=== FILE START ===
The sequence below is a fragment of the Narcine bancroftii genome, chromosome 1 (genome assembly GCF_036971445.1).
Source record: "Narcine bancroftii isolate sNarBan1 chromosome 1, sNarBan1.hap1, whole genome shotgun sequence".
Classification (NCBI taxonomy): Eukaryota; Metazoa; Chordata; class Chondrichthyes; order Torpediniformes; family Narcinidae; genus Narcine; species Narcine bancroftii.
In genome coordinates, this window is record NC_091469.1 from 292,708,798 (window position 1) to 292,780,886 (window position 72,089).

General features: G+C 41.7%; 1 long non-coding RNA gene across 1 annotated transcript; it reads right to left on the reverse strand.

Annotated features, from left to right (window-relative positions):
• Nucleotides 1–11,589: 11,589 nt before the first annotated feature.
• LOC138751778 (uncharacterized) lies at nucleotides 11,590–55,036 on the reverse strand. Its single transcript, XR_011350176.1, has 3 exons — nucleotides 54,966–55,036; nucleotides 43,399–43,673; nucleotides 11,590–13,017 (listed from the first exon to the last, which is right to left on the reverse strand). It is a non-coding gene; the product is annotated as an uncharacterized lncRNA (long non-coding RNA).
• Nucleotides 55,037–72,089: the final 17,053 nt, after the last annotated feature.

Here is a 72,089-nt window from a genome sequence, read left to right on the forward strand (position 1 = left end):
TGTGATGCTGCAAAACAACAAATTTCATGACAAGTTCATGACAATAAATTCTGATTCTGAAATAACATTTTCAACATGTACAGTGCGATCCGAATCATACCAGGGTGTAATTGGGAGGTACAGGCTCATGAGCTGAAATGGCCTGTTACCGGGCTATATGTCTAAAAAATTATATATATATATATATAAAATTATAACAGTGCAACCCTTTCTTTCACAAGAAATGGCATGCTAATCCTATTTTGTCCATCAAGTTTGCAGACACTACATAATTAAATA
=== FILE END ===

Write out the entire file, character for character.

The sequence below is a fragment of the Narcine bancroftii genome, chromosome 1 (genome assembly GCF_036971445.1).
Source record: "Narcine bancroftii isolate sNarBan1 chromosome 1, sNarBan1.hap1, whole genome shotgun sequence".
Classification (NCBI taxonomy): Eukaryota; Metazoa; Chordata; class Chondrichthyes; order Torpediniformes; family Narcinidae; genus Narcine; species Narcine bancroftii.
In genome coordinates, this window is record NC_091469.1 from 292,708,798 (window position 1) to 292,780,886 (window position 72,089).

General features: G+C 41.7%; 1 long non-coding RNA gene across 1 annotated transcript; it reads right to left on the reverse strand.

Annotated features, from left to right (window-relative positions):
• Nucleotides 1–11,589: 11,589 nt before the first annotated feature.
• LOC138751778 (uncharacterized) lies at nucleotides 11,590–55,036 on the reverse strand. Its single transcript, XR_011350176.1, has 3 exons — nucleotides 54,966–55,036; nucleotides 43,399–43,673; nucleotides 11,590–13,017 (listed from the first exon to the last, which is right to left on the reverse strand). It is a non-coding gene; the product is annotated as an uncharacterized lncRNA (long non-coding RNA).
• Nucleotides 55,037–72,089: the final 17,053 nt, after the last annotated feature.

Here is a 72,089-nt window from a genome sequence, read left to right on the forward strand (position 1 = left end):
TGTGATGCTGCAAAACAACAAATTTCATGACAAGTTCATGACAATAAATTCTGATTCTGAAATAACATTTTCAACATGTACAGTGCGATCCGAATCATACCAGGGTGTAATTGGGAGGTACAGGCTCATGAGCTGAAATGGCCTGTTACCGGGCTATATGTCTAAAAAATTATATATATATATATATAAAATTATAACAGTGCAACCCTTTCTTTCACAAGAAATGGCATGCTAATCCTATTTTGTCCATCAAGTTTGCAGACACTACATAATTAAATA